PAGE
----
Cell Junction Remodeling in Gingival Tissue Exposed to a Microbial Toxin
cytolethal distending toxin
gingival epithelial cells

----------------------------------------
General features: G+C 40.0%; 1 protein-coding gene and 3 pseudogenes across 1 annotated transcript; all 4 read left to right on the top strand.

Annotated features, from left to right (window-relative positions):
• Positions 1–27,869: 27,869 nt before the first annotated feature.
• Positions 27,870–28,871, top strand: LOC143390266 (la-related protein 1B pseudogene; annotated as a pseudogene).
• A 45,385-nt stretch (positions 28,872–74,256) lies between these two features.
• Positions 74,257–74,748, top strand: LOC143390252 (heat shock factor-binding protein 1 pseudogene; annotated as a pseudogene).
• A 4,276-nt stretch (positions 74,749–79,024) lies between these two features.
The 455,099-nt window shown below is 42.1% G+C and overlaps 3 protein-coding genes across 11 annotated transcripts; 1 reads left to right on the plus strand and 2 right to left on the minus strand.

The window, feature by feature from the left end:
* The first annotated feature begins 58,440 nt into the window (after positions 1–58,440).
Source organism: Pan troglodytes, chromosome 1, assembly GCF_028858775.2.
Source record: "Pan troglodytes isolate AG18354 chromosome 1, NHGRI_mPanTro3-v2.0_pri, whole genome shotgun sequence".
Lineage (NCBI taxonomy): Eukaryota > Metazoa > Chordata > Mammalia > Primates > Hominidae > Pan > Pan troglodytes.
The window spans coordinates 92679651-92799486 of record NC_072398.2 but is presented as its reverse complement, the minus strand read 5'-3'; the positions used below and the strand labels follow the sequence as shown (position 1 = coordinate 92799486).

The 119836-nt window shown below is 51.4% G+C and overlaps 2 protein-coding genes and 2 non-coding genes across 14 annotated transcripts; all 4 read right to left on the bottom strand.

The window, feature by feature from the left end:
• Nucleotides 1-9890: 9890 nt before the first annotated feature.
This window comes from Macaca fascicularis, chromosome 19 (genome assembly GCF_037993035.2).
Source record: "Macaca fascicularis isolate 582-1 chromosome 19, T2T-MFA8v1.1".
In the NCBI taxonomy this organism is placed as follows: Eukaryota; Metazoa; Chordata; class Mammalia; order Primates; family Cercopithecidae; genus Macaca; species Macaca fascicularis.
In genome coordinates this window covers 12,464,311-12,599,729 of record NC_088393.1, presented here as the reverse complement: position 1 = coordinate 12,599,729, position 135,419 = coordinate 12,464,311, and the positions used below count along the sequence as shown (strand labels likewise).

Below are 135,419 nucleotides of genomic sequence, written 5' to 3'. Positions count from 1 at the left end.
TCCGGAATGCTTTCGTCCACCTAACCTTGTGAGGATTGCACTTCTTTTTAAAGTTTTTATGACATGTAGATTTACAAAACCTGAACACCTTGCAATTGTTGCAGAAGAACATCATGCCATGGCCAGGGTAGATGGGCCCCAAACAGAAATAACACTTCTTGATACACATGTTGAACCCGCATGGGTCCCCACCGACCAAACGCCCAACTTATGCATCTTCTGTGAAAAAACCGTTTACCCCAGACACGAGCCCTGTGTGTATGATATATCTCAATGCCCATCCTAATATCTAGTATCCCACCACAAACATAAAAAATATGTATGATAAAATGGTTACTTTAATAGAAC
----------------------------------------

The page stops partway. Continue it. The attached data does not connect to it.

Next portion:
The gingival epithelium plays a key role in protecting the supporting structures of the teeth from bacteria and their products. In ex vivo experiments, we recently showed that the cytolethal distending toxin (Cdt) from the periodontal pathogen Aggregatibacter actinomycetemcomitans causes extensive damage to gingival tissue. Morphological changes included detachment of the keratinized outer layer, distention of spinous and basal cells in the oral epithelium, disruption of rete pegs, and apparent dissolution of cell junctions. Adherens junctions (zonula adherens) are essential for maintaining barrier function and integrity of gingival epithelium. Therefore, immunohistochemical and RT-PCR analyses of human gingival explants (HGX) and human gingival epithelial cells (HGEC) were utilized for a closer examination of the effects of the Cdt on E-cadherin, the key membrane component of adherens junctions. Although there was some variability among tissue donors, exposure of gingival tissue or isolated epithelial cells to the toxin generally resulted in a pronounced increase in the expression and cytosolic distribution of E-cadherin, accompanied by an increase in levels of the intracellular scaffolding proteins β-catenin and β-actin. These results indicate that the Cdt induced substantial remodeling of adherens junctions, with a potential impact on the barrier function of gingival epithelium. Abbreviations: cytolethal distending toxin (Cdt), 4′,6-diamidino-2-phenylindole (DAPI), human gingival epithelial cells (HGEC), human gingival explants (HGX), human gingival fibroblasts (HGF), transepithelial resistance (TER).